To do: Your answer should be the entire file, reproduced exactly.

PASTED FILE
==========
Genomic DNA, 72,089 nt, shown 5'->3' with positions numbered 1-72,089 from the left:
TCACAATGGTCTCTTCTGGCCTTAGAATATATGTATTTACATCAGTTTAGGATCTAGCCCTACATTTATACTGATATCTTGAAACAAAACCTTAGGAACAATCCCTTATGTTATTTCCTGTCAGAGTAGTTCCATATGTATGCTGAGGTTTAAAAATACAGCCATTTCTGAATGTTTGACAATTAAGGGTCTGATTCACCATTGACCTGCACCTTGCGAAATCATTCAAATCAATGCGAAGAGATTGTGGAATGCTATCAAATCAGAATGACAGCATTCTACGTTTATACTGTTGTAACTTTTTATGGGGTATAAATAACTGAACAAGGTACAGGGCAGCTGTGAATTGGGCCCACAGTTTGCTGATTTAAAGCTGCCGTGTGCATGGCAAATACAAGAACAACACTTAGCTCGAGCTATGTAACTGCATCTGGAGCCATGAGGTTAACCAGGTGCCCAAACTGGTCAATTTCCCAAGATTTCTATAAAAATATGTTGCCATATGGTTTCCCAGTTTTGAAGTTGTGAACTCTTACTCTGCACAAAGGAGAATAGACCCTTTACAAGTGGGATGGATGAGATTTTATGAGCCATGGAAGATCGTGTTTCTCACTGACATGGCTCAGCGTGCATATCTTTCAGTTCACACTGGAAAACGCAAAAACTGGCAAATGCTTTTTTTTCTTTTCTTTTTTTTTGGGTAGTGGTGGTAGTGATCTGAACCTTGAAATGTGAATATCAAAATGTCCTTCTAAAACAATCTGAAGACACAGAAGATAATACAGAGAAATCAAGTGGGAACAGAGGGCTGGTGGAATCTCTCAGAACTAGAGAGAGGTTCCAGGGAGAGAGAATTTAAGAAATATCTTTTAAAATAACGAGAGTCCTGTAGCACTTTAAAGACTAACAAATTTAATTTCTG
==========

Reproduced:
Genomic DNA, 72,089 nt, shown 5'->3' with positions numbered 1-72,089 from the left:
TCACAATGGTCTCTTCTGGCCTTAGAATATATGTATTTACATCAGTTTAGGATCTAGCCCTACATTTATACTGATATCTTGAAACAAAACCTTAGGAACAATCCCTTATGTTATTTCCTGTCAGAGTAGTTCCATATGTATGCTGAGGTTTAAAAATACAGCCATTTCTGAATGTTTGACAATTAAGGGTCTGATTCACCATTGACCTGCACCTTGCGAAATCATTCAAATCAATGCGAAGAGATTGTGGAATGCTATCAAATCAGAATGACAGCATTCTACGTTTATACTGTTGTAACTTTTTATGGGGTATAAATAACTGAACAAGGTACAGGGCAGCTGTGAATTGGGCCCACAGTTTGCTGATTTAAAGCTGCCGTGTGCATGGCAAATACAAGAACAACACTTAGCTCGAGCTATGTAACTGCATCTGGAGCCATGAGGTTAACCAGGTGCCCAAACTGGTCAATTTCCCAAGATTTCTATAAAAATATGTTGCCATATGGTTTCCCAGTTTTGAAGTTGTGAACTCTTACTCTGCACAAAGGAGAATAGACCCTTTACAAGTGGGATGGATGAGATTTTATGAGCCATGGAAGATCGTGTTTCTCACTGACATGGCTCAGCGTGCATATCTTTCAGTTCACACTGGAAAACGCAAAAACTGGCAAATGCTTTTTTTTCTTTTCTTTTTTTTTGGGTAGTGGTGGTAGTGATCTGAACCTTGAAATGTGAATATCAAAATGTCCTTCTAAAACAATCTGAAGACACAGAAGATAATACAGAGAAATCAAGTGGGAACAGAGGGCTGGTGGAATCTCTCAGAACTAGAGAGAGGTTCCAGGGAGAGAGAATTTAAGAAATATCTTTTAAAATAACGAGAGTCCTGTAGCACTTTAAAGACTAACAAATTTAATTTCTG